It was just another, perfectly normal day. We were walking home from school as usual. She wore her backpack on one shoulder, just like always. And then I scolded her, just like always.“It takes too much effort to put on the other strap,” she answered. It was the same reply as yesterday, and the day before. “Besides, it’s only a five minute walk home, anyways.” And then she smiled. I scoffed and turned away, but I smiled, too.

Lucy and I lived in the countryside. Our town was small, and everyone knew each other. We only had one school, but no one had ever had a problem with that. No one ever bothered us, either. We were all one big family. And the land we lived on was our gorgeous, welcoming home.

Life was good.

So good I could almost pretend I didn’t know the town’s secret. That none of us were actually human. That none of us were really alive. That we were all genetically engineered artificial humans; test tube guinea pigs raised by the government as an experiment. That we existed only so the government pigs had a place to escape to once the real world—the outside world—finally died. That we could be destroyed on a whim.
I could almost forget.

We reached the abandoned train tracks that ran through the east side of town. Lucy loved walking on them. It was perfectly safe. The tracks were so run-down that all of the trains took a detour instead of coming through the town.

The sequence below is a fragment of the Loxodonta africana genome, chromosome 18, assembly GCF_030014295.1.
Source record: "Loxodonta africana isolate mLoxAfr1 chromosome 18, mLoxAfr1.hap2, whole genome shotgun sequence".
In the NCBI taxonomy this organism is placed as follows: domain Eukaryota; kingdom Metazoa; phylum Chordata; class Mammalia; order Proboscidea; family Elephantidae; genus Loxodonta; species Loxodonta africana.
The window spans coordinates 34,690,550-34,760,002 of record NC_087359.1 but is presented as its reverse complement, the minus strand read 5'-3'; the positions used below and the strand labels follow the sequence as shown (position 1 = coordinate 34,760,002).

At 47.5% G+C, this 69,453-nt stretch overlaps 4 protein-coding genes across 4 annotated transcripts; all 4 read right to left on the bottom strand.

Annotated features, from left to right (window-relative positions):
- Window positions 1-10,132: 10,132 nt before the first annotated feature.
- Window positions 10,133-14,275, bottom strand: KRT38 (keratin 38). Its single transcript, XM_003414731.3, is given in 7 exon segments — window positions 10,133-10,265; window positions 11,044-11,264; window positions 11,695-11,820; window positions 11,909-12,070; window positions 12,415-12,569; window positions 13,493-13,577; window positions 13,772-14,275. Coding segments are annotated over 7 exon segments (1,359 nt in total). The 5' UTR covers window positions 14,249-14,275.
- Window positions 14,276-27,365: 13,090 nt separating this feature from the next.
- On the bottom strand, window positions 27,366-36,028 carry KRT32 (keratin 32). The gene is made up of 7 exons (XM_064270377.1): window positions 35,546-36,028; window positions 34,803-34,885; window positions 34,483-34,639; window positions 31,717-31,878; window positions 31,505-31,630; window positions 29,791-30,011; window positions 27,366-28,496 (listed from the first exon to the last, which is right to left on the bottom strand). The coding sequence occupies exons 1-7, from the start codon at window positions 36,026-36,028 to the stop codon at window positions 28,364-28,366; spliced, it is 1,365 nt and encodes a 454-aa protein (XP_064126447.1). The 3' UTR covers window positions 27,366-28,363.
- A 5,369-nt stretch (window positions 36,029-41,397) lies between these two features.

She stopped, tilting her head. “I hear something,” she whispered.

A particularly strong gust of wind blew past us, lifting her hat off her head and into the air. She started after it. Suddenly, a flock of crows flew above us, causing her to stop in the middle of the tracks and take cover. At the same time, a low rumble came from the left, growing louder and louder each second.


I leapt forward, pulling Lucy with me. We landed on the other side of the tracks, my body shielding hers, just as a train car flew past us. I held her close, waiting until after the noise of the train faded away.

“Thank God you’re okay.” I had broken out in a cold sweat. “I’m so glad you’re not hu—”

Three distinct gunshots rang out. I felt the first one pierce the back of my head, the second one start to dematerialize my body, and the third force me back into nonexistence.

Oh, I thought. They finally decided I knew too much.

In my last few moments of consciousness, I watched as Lucy stood up and brushed herself off.

“I wish I had someone to walk home with.”